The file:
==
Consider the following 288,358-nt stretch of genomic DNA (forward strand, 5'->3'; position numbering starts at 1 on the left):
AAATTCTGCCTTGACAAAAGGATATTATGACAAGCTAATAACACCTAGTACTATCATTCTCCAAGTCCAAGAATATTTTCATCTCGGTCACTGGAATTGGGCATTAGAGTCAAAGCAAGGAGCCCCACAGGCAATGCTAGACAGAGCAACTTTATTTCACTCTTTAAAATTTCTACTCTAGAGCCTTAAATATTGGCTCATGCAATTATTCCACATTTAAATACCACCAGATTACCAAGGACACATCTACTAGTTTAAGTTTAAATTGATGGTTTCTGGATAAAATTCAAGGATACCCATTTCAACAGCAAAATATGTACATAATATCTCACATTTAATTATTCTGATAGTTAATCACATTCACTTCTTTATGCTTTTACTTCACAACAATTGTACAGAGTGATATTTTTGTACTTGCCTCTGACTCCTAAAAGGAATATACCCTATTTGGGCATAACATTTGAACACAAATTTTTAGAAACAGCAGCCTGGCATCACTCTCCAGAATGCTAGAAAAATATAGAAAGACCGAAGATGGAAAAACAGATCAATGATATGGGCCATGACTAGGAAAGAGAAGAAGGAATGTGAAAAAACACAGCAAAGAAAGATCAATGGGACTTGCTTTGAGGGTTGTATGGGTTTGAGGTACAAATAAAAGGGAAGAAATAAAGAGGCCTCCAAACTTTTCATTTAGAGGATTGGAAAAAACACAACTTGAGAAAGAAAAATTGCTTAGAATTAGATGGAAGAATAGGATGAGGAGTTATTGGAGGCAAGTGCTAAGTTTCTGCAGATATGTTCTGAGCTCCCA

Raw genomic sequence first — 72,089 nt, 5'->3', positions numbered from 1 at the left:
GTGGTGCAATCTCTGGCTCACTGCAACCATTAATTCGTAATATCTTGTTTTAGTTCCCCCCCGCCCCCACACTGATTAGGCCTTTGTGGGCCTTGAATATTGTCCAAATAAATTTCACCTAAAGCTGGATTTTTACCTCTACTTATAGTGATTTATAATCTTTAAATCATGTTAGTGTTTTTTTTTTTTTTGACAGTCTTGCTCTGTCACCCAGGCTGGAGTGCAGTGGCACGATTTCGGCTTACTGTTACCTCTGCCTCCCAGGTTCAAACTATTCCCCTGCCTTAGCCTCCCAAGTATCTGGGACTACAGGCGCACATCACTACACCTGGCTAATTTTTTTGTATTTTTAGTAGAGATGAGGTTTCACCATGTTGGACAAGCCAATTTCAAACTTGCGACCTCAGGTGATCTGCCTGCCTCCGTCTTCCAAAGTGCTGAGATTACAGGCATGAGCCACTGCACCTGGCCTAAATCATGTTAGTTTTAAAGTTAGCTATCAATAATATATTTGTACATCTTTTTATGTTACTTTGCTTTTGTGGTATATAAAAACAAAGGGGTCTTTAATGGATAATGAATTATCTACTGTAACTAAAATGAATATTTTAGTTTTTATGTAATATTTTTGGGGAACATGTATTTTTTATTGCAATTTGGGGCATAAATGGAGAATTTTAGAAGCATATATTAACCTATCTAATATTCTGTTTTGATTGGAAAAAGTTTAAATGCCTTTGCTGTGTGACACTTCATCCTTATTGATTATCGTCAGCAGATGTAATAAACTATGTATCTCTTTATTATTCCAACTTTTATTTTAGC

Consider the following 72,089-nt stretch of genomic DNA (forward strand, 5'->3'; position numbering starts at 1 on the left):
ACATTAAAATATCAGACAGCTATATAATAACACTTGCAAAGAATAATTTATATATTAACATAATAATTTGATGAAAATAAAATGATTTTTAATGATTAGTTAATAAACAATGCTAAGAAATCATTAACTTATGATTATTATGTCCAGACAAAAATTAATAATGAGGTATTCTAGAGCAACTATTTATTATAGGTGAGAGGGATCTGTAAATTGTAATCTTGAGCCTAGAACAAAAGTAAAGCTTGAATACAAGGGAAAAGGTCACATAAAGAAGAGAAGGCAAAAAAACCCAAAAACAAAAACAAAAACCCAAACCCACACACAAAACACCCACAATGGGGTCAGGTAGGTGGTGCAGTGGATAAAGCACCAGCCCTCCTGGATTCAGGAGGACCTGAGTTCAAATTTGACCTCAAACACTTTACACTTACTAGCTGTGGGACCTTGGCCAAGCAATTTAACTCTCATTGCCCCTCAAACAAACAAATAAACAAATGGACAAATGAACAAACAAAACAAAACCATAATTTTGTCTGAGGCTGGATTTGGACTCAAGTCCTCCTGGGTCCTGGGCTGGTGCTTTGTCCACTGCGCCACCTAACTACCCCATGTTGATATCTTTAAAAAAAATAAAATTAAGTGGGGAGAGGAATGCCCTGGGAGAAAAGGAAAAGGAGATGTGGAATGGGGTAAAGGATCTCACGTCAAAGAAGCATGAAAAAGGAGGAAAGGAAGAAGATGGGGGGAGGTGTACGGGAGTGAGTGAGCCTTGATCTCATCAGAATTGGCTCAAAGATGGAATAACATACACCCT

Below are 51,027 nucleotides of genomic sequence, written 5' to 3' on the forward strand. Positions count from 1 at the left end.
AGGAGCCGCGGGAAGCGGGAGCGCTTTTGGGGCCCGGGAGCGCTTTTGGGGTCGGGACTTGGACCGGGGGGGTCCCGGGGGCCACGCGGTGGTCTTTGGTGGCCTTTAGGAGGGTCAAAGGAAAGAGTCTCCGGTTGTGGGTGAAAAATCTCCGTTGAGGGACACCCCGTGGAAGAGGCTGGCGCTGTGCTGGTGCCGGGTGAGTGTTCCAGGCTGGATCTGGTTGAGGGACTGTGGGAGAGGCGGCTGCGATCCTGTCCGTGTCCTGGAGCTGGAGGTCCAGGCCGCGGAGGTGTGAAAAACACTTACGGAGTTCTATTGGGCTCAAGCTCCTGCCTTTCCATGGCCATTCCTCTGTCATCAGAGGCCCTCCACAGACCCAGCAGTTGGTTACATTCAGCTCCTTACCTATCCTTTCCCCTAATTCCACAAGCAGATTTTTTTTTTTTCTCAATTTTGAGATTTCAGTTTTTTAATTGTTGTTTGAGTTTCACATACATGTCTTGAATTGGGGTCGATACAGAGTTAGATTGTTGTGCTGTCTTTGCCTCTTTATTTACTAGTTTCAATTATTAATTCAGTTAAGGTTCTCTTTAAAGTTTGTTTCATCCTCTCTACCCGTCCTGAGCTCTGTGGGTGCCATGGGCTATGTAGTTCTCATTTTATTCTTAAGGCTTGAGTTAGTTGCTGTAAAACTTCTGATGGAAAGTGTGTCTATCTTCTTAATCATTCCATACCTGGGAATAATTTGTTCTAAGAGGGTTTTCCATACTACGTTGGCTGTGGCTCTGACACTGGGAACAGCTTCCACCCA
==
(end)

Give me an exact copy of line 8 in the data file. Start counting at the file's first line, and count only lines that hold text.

AGGAGCCGCGGGAAGCGGGAGCGCTTTTGGGGCCCGGGAGCGCTTTTGGGGTCGGGACTTGGACCGGGGGGGTCCCGGGGGCCACGCGGTGGTCTTTGGTGGCCTTTAGGAGGGTCAAAGGAAAGAGTCTCCGGTTGTGGGTGAAAAATCTCCGTTGAGGGACACCCCGTGGAAGAGGCTGGCGCTGTGCTGGTGCCGGGTGAGTGTTCCAGGCTGGATCTGGTTGAGGGACTGTGGGAGAGGCGGCTGCGATCCTGTCCGTGTCCTGGAGCTGGAGGTCCAGGCCGCGGAGGTGTGAAAAACACTTACGGAGTTCTATTGGGCTCAAGCTCCTGCCTTTCCATGGCCATTCCTCTGTCATCAGAGGCCCTCCACAGACCCAGCAGTTGGTTACATTCAGCTCCTTACCTATCCTTTCCCCTAATTCCACAAGCAGATTTTTTTTTTTTCTCAATTTTGAGATTTCAGTTTTTTAATTGTTGTTTGAGTTTCACATACATGTCTTGAATTGGGGTCGATACAGAGTTAGATTGTTGTGCTGTCTTTGCCTCTTTATTTACTAGTTTCAATTATTAATTCAGTTAAGGTTCTCTTTAAAGTTTGTTTCATCCTCTCTACCCGTCCTGAGCTCTGTGGGTGCCATGGGCTATGTAGTTCTCATTTTATTCTTAAGGCTTGAGTTAGTTGCTGTAAAACTTCTGATGGAAAGTGTGTCTATCTTCTTAATCATTCCATACCTGGGAATAATTTGTTCTAAGAGGGTTTTCCATACTACGTTGGCTGTGGCTCTGACACTGGGAACAGCTTCCACCCA